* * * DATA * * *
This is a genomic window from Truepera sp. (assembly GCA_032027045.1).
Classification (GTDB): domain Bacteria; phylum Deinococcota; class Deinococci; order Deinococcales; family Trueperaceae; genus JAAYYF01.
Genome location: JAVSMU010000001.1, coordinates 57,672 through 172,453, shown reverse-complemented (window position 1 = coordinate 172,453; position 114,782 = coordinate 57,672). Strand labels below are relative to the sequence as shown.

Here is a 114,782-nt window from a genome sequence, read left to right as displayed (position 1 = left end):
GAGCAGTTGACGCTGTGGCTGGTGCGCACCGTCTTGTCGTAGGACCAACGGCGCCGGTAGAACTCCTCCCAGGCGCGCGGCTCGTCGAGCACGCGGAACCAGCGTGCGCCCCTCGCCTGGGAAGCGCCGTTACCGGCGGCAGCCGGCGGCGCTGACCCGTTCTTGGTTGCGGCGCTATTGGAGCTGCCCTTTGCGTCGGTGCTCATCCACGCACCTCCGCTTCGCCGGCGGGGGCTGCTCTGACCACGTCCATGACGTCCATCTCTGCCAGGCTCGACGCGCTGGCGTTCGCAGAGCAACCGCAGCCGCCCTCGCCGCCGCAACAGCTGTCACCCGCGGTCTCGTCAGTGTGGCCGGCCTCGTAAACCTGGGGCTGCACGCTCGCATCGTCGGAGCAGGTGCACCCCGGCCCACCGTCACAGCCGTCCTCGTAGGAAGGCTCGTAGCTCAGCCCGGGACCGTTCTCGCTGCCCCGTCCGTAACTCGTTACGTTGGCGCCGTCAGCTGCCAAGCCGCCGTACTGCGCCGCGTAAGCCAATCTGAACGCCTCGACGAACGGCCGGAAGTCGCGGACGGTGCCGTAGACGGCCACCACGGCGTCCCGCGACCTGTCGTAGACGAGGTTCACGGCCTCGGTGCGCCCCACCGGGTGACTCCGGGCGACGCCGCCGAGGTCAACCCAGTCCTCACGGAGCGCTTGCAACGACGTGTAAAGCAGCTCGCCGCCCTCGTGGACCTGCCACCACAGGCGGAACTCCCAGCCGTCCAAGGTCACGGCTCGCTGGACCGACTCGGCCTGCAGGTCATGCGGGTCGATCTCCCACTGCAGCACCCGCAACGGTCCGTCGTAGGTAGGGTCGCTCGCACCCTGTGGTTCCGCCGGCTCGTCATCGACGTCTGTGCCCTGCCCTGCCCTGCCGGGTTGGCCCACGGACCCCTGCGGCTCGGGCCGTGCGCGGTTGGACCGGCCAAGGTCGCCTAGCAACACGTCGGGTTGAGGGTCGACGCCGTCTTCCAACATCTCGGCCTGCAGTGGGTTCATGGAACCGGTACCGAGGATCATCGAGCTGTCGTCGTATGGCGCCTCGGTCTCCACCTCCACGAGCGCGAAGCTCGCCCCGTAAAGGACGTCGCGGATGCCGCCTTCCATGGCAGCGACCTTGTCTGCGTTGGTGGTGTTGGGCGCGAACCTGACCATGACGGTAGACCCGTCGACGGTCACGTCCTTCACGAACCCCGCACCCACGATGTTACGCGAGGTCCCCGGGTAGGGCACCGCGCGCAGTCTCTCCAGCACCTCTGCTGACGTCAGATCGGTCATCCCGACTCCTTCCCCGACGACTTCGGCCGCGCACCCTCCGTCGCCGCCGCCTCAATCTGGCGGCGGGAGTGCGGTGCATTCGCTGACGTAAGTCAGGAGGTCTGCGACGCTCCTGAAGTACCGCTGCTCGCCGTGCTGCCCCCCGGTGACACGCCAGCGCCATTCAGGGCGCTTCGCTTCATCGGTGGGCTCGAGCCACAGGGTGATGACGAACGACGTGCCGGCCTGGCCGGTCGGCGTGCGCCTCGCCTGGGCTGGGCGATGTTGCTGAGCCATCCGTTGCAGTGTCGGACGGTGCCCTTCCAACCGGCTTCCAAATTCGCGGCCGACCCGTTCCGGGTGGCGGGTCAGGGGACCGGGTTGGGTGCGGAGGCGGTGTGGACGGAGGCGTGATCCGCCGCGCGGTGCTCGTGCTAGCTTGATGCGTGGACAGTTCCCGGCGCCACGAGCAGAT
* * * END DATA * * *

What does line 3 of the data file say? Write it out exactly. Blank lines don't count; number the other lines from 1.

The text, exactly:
Genome location: JAVSMU010000001.1, coordinates 57,672 through 172,453, shown reverse-complemented (window position 1 = coordinate 172,453; position 114,782 = coordinate 57,672). Strand labels below are relative to the sequence as shown.